Wednesday, September 30, 2015

The Witching Hour

The Witching Hour.

The days in the henhouse are almost always completely predictable. The girls (when not free-ranging outside) spend a good amount of time in their chicken mansion laying, clucking and eating. The youngsters -- three juveniles (two roosters and one hen) -- hang out in the chicken run and get along great. It's every bit the bucolic country scene you think you'd see with a flock of chickens. Scratching and preening. Laying and clucking. It's lovely.

But then at around 4 pm, something goes awry. Suddenly the pecking order starts getting reinforced by both young and old. Feathers are ruffled. Feelings are hurt. Arguments ensue. I've noticed it especially with the youngsters -- everything is good until late afternoon, and then all hell breaks loose. The roosters fluff up and become offended with each other. The young pullet is offended by both the roosters. No one gets hurt or anything, but it's just a tense time and everyone seems to be at the end of their patience.

The odd thing is, the same thing used to happen to my son when he was an infant. From the time he was a month old to when he was just over a year old, 4 pm signaled what my husband and I called "The Witching Hour." Our son became restless, cranky, whiny and generally difficult. It didn't matter if he had a full belly, clean diaper and had just woken up from a nice nap --  he was miserable from about 4 - 6 pm. Those late afternoons took all the patience I had as a new mother. I got through it, but it was not easy.

Senior Centers apparently have a similar problem. They call it "sundowning." Elderly patients, especially those in memory care facilities, have a marked decrease in rationality, cognition and reasoning ability starting in late afternoon, about sundown, hence the name. Caregivers dread this time of day because it's when their charges tend to try and wander away, or irrationally argue things, or just become intractable over something reasonable, like asking someone to eat dinner or brush their hair.

So what is it about that time of day that both humans and animals seem to do badly with? Is it a drop in some crucial hormone or chemical? Is it a primeval fear of encroaching darkness, a discomfort with the dying of the light?

Whatever it is, it's definitely real, and no less prevalent in the henhouse than in the senior home. I've even noticed I have a tendency to sometimes get a little short-tempered and anxious at this time of day.

The Witching Hour. Not just for witches, apparently.

Tuesday, September 29, 2015

Drought solutions

Future flagstone patio!

As I am writing this, there is the whine of a tractor in the back yard as the landscape guys scrape off several hundred square feet of dead lawn in preparation for a flagstone patio and fire pit that will go in its place. All over the western US, people are starting to do the same thing as we are -- come up with backyard alternatives to the water-sucking lawns we no longer have enough water for.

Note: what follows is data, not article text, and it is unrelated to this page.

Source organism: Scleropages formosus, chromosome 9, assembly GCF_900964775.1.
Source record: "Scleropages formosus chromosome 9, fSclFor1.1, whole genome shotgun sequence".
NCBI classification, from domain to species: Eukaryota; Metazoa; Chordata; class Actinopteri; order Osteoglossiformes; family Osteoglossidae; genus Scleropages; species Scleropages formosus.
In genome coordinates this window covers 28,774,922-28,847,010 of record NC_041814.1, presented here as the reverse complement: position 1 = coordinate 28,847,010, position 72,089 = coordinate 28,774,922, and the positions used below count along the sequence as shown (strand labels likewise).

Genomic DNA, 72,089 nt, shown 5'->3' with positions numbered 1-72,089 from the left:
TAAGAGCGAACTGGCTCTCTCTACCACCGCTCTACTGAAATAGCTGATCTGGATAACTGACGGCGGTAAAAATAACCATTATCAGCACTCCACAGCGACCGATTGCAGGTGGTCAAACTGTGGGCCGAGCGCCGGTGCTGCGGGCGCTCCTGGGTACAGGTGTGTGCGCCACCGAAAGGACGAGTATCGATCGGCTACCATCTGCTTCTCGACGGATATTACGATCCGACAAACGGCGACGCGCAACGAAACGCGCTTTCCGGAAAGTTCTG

There are lots of alternatives to grass, depending on one's budget. The flagstone patio, gravel fire pit and wood bark with a few drought-tolerant plants scattered around is pretty medium-cost. Decking is about three times as much. Artificial grass is yet another popular alternative. Leaving dead grass or dirt to just sit there costs nothing, of course, except for aesthetics and resale value. 

Future fire pit (mmmm, s'mores!)

But whatever your constraints, there is something everyone can do to lessen the drought, and killing the lawn is by far the easiest.

What we can't do is keep on watering as we have been over the last 50 years. In the last month or so I've been both to Los Angeles and Fresno, both of which are still extremely green in comparison to the county I live in. On the one hand, that's a positive because it means people here in my home county really do understand that life has to change, and are willing to do what it takes to change it. I'm proud of myself, and my friends and neighbors for that. 

On the other hand, it also means that cities with hundreds of thousands (millions for LA) of people are still not getting the message, and living life as usual. Ugh.

On another homesteading blog I read frequently, a Los Angeles couple stressed the importance of keeping trees watered in the area because trees provide shade and are beautiful. But if the trees are not native to the area, watering them is just kicking the rock down the road a little more. We need to deal with the ridiculous things we've planted in the name of them being beautiful and realize there are a lot of beautiful things we don't have here: Fireflies. Ponds. Snow. And you know what? We are OK without them. They don't belong here, but there are many, many other beautiful things that do belong here, in our dry Mediterranean climate. We're not starved for beauty by any means.

And so, here in SLO County, the waiting list for landscapers to come and do lawn removal and backyard renovation is long, as people get in on the act and start to live a different life than what their parents did. 

As for us, I'm exciting about having a new entertaining space, and although I will miss the cool green grass outside the back windows, let's face it -- it really never belonged here in the first place.

Saturday, September 26, 2015

One A Year

I was at a party last night where one of the hosts was extremely late. Since he works as a winemaker at a neighboring winery, no one was really worried because it's harvest and everyone works long hours at harvest. Sure enough, he showed up a couple of hours into the party....purple as could be. Yes, you are reading correctly -- HE was purple. From head to toe purple.